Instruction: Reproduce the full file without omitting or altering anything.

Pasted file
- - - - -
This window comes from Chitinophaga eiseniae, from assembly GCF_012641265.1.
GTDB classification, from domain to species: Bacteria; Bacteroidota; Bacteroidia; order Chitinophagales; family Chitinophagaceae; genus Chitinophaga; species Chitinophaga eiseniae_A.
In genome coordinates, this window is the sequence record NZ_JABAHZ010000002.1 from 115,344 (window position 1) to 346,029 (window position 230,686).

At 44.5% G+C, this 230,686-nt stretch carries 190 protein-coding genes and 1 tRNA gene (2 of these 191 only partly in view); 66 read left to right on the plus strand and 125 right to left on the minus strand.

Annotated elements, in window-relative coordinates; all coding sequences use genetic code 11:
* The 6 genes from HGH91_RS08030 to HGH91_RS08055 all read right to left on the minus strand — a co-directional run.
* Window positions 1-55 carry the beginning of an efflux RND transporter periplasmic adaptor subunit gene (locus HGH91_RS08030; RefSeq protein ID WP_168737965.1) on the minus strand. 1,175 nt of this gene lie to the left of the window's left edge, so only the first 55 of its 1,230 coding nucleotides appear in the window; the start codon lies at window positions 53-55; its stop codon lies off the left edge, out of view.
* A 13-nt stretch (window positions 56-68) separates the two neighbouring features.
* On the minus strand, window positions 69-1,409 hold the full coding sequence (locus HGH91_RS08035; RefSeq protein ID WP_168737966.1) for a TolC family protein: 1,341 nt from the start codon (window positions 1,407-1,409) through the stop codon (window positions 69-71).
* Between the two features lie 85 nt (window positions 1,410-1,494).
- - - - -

This window comes from Chitinophaga eiseniae, from assembly GCF_012641265.1.
GTDB classification, from domain to species: Bacteria; Bacteroidota; Bacteroidia; order Chitinophagales; family Chitinophagaceae; genus Chitinophaga; species Chitinophaga eiseniae_A.
In genome coordinates, this window is the sequence record NZ_JABAHZ010000002.1 from 115,344 (window position 1) to 346,029 (window position 230,686).

At 44.5% G+C, this 230,686-nt stretch carries 190 protein-coding genes and 1 tRNA gene (2 of these 191 only partly in view); 66 read left to right on the plus strand and 125 right to left on the minus strand.

Annotated elements, in window-relative coordinates; all coding sequences use genetic code 11:
* The 6 genes from HGH91_RS08030 to HGH91_RS08055 all read right to left on the minus strand — a co-directional run.
* Window positions 1-55 carry the beginning of an efflux RND transporter periplasmic adaptor subunit gene (locus HGH91_RS08030; RefSeq protein ID WP_168737965.1) on the minus strand. 1,175 nt of this gene lie to the left of the window's left edge, so only the first 55 of its 1,230 coding nucleotides appear in the window; the start codon lies at window positions 53-55; its stop codon lies off the left edge, out of view.
* A 13-nt stretch (window positions 56-68) separates the two neighbouring features.
* On the minus strand, window positions 69-1,409 hold the full coding sequence (locus HGH91_RS08035; RefSeq protein ID WP_168737966.1) for a TolC family protein: 1,341 nt from the start codon (window positions 1,407-1,409) through the stop codon (window positions 69-71).
* Between the two features lie 85 nt (window positions 1,410-1,494).